Experiments and Results

The following table summarizes our results and how they were affected by the improvements described above. The data set was from a four-camera prototype. Each camera took six images, there were a total of 2940 points. The time taken per iteration is approximate.

Implementation Normalized Residual Error Time per Iteration Termination MATLAB Output
Naive, unoptimized 0.3929 pixels 7.1 sec Exceeded number of function evaluations naive.txt
Used Jacobian structure 0.3908 pixels 2.5 sec Exceeded maximum number of iterations jpattern.txt
Jacobian evaluated analytically 0.3905 pixels 0.53 sec Exceeded maximum number of iterations sparsity.txt

Calibration error, corresponding to third row of the table above. We plot the residual error for each observation, in a different color for each camera. Click on the image to view in full-res.


The primary objective of this project to have a system that could do an accurate, scalable global calibration, which has largely been accomplished. In the process, I learnt much about writing useful nonlinear optimizations and some good enhancements. The accuracy of this camera calibration is reasonable, I believe most of the residual error is due to imperfect feature detection and localization. Our automated feature detector, which provides the input data to which we fit, has an accuracy of about 0.3 pixels.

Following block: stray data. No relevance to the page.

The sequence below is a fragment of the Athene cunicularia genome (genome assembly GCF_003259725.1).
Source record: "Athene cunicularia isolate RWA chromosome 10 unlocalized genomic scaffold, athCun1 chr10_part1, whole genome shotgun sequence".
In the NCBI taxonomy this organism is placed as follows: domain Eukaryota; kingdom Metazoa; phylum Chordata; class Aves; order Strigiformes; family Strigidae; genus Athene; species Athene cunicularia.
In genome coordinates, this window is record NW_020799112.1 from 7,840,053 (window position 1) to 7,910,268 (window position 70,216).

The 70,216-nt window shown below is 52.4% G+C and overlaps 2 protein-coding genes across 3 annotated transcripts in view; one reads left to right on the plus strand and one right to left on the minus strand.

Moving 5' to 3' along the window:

Unfortunately, the completion of the camera array took longer than I anticipated and so I was not able to run the optimization on 128 cameras. However, when the construction of the array is finished, the calibration code will be ready for it.